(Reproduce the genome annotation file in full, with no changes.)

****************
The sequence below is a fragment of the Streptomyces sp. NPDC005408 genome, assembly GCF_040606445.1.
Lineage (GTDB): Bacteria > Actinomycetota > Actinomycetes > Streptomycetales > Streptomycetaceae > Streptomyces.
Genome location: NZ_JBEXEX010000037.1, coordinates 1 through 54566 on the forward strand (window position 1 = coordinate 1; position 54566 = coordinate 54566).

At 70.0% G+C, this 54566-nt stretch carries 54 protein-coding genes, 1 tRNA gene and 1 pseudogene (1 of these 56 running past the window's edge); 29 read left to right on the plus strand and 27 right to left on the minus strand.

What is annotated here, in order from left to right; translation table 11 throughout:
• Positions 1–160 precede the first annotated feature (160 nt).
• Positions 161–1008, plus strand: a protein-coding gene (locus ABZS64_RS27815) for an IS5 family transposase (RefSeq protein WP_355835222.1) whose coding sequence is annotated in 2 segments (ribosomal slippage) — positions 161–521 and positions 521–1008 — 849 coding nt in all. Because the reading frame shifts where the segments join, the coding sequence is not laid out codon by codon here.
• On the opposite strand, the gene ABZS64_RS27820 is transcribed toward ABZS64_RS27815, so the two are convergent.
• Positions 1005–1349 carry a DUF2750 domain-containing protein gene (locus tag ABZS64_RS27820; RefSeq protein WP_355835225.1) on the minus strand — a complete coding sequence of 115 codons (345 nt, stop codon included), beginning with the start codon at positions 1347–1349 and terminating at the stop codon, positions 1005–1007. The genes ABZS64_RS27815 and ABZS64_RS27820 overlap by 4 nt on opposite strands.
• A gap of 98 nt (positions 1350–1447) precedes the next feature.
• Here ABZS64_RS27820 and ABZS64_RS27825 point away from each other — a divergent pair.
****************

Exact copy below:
The sequence below is a fragment of the Streptomyces sp. NPDC005408 genome, assembly GCF_040606445.1.
Lineage (GTDB): Bacteria > Actinomycetota > Actinomycetes > Streptomycetales > Streptomycetaceae > Streptomyces.
Genome location: NZ_JBEXEX010000037.1, coordinates 1 through 54566 on the forward strand (window position 1 = coordinate 1; position 54566 = coordinate 54566).

At 70.0% G+C, this 54566-nt stretch carries 54 protein-coding genes, 1 tRNA gene and 1 pseudogene (1 of these 56 running past the window's edge); 29 read left to right on the plus strand and 27 right to left on the minus strand.

What is annotated here, in order from left to right; translation table 11 throughout:
• Positions 1–160 precede the first annotated feature (160 nt).
• Positions 161–1008, plus strand: a protein-coding gene (locus ABZS64_RS27815) for an IS5 family transposase (RefSeq protein WP_355835222.1) whose coding sequence is annotated in 2 segments (ribosomal slippage) — positions 161–521 and positions 521–1008 — 849 coding nt in all. Because the reading frame shifts where the segments join, the coding sequence is not laid out codon by codon here.
• On the opposite strand, the gene ABZS64_RS27820 is transcribed toward ABZS64_RS27815, so the two are convergent.
• Positions 1005–1349 carry a DUF2750 domain-containing protein gene (locus tag ABZS64_RS27820; RefSeq protein WP_355835225.1) on the minus strand — a complete coding sequence of 115 codons (345 nt, stop codon included), beginning with the start codon at positions 1347–1349 and terminating at the stop codon, positions 1005–1007. The genes ABZS64_RS27815 and ABZS64_RS27820 overlap by 4 nt on opposite strands.
• A gap of 98 nt (positions 1350–1447) precedes the next feature.
• Here ABZS64_RS27820 and ABZS64_RS27825 point away from each other — a divergent pair.